RECENTLY, Caritas Anchor House, a charity in East London, opened a new 15-room accommodation project called Hope Street. The Deputy Mayor for Housing and Residential Development Tom Copley was there to cut the opening ribbon along with Caritas Anchor House Chief Executive Amanda Dubarry. They were joined by local councillors, representatives from London Borough of Newham, Great London Authority, some of the funders and the project team.
Caritas Anchor House provides a home and support for people experiencing homelessness in Newham, which has the highest levels in the country with 1 in 22 people currently experiencing homelessness. Hope Street has been built in a large unused warehouse at Caritas Anchor House’s main Barking Road site. It has been designed for those that have been sleeping rough. Many of them will be moving on from hotels and emergency accommodations where they have been housed and supported during the pandemic.
Hope Street has the feel of a compact village with each room designed to empower its residents to feel a sense of ownership of both their home and their environment. As every individual is different and special, this has been reflected in the aesthetics, with each unit having a unique character. Each independent accommodation unit evokes the feeling of safety and tranquillity – a peaceful and secure haven to retreat to and call home.
Support will be targeted towards working with residents to achieve their ambitions around employment and move on and sustain longer-term tenancies. Residents will receive a holistic person-centred support package from Caritas Anchor House staff and will be able to access the IT suite, ESOL (English for Speakers of Other Languages) courses, employment job coach, and community engagement opportunities so they can focus on broadening out their horizons.
David Lockwood – Resident of Hope Street, said:
“Before moving to Hope Street, I was sleeping on the streets around Waterloo for over 20 years. It is such a relief to live in a safe and secure place now, while I refocus and regain my confidence. The team here set me up straight away with some weekend work at Dagenham and Redbridge FC, and I will be starting an IT and car mechanics course soon. When I move out, my plan is to be become a car technician just like my dad was. Thanks to the team here, I am happy to say that things are finally now on the up.”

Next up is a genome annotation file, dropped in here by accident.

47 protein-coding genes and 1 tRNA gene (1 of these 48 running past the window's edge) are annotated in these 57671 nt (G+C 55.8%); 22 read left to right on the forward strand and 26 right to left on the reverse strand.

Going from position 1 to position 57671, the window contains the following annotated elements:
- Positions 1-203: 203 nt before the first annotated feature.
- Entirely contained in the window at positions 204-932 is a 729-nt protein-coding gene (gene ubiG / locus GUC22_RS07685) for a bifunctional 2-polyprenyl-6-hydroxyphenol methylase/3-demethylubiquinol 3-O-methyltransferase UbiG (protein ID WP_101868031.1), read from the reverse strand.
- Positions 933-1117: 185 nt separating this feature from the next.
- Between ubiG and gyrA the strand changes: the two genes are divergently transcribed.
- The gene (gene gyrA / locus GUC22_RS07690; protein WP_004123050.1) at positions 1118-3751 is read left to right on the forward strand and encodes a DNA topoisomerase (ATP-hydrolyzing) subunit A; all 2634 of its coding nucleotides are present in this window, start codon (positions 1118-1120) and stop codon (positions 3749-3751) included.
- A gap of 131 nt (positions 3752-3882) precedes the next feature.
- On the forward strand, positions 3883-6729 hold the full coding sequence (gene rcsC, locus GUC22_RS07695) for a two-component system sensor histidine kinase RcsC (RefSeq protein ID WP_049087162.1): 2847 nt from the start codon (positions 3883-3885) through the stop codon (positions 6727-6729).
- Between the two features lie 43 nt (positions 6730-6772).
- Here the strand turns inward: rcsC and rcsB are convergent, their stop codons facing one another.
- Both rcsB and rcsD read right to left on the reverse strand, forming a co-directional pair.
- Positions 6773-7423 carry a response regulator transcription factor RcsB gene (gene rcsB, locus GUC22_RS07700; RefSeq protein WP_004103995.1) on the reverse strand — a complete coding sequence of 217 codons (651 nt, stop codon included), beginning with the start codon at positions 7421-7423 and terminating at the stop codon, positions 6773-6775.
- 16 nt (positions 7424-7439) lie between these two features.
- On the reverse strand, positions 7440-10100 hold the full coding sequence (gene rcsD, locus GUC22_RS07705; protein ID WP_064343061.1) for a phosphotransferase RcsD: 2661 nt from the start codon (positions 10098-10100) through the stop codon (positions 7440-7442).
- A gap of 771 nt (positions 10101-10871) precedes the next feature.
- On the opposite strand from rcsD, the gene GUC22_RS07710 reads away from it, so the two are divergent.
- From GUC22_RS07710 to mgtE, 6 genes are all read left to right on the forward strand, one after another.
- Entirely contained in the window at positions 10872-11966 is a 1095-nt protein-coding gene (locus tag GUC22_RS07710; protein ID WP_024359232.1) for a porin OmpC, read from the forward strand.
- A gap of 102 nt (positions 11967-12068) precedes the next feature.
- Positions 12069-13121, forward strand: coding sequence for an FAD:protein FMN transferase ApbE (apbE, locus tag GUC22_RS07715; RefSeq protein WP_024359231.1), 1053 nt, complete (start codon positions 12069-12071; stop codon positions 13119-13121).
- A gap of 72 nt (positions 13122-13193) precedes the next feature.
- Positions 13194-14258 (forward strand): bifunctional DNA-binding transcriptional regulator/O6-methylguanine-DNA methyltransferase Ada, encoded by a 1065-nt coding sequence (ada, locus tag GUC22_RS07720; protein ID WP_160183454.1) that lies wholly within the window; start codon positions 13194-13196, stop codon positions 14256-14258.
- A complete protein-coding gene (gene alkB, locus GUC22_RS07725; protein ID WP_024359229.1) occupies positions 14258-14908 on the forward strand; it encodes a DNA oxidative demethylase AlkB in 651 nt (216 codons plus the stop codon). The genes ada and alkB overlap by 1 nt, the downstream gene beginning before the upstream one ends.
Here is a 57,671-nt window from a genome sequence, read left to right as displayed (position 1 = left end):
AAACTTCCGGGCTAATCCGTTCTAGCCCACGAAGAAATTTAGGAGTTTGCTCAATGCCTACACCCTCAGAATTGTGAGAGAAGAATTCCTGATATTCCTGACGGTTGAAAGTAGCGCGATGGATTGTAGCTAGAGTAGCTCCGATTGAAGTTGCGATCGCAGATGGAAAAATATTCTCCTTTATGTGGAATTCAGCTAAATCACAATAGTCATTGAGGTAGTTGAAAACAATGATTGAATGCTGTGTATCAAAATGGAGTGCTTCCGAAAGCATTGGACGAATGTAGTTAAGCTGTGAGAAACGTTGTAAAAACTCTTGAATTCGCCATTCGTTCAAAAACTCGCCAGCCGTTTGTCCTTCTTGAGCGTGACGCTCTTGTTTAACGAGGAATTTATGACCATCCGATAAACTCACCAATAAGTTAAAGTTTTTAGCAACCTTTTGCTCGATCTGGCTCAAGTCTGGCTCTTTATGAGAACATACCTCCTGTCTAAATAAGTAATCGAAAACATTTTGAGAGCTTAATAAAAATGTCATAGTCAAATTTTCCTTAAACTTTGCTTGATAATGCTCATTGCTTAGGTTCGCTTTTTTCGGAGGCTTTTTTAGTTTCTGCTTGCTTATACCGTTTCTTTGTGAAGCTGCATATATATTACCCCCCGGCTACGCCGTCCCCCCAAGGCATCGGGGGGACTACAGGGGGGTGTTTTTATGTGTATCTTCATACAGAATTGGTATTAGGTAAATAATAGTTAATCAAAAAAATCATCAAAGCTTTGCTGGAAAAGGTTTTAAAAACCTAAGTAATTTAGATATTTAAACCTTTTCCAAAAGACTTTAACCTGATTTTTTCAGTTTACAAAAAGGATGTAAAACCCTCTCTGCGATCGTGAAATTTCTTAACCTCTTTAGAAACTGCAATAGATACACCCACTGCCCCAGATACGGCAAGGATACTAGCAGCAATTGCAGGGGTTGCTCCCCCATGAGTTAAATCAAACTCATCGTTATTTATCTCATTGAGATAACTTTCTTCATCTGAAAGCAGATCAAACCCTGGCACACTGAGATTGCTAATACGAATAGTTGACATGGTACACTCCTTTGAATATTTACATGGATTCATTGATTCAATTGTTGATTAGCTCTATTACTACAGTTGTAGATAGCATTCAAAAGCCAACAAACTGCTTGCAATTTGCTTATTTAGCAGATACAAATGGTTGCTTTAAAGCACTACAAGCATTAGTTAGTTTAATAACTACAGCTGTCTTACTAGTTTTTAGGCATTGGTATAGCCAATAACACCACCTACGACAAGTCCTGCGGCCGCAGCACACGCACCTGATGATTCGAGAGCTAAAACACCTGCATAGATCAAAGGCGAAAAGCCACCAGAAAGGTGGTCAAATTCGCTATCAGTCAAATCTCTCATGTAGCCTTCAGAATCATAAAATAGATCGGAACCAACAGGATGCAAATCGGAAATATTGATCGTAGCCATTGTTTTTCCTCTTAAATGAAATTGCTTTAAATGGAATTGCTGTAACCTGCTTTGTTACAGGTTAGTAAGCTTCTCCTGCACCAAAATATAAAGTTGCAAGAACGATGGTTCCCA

Tom Copley – Deputy Mayor for Housing and Residential Development, said:
“It’s an honour to open Hope Street. I’ve never seen anything quite like this before: it is such a great use of space. Projects like Hope Street build on the great work we did during the pandemic to house people who were experiencing rough sleeping. I look forward to working with Caritas Anchor House in the future to deliver more innovative projects like Hope Street.”
Amanda Dubarry – Chief Executive, Caritas Anchor House, said:
“We are thrilled to have opened Hope Street, making use of a large unused space at our main building here in Canning Town. We’ve made every effort to ensure each room has its own individual design so that it feels unique to the person living there. We know that the challenge is not just to provide somewhere safe for the residents, but also to ensure they are ready for independent living when they leave here.”
Nicole Lasky – Land Aid – Pro Bono Development Manager, said:
“Hope Street consists of 15 homes built on two levels. Not only do they provide a bed to sleep in, but they have been designed as little houses on a street, to help nurture a sense of community amongst the residents. It has been an honour to be part of this project and hugely rewarding to see the first people move in.”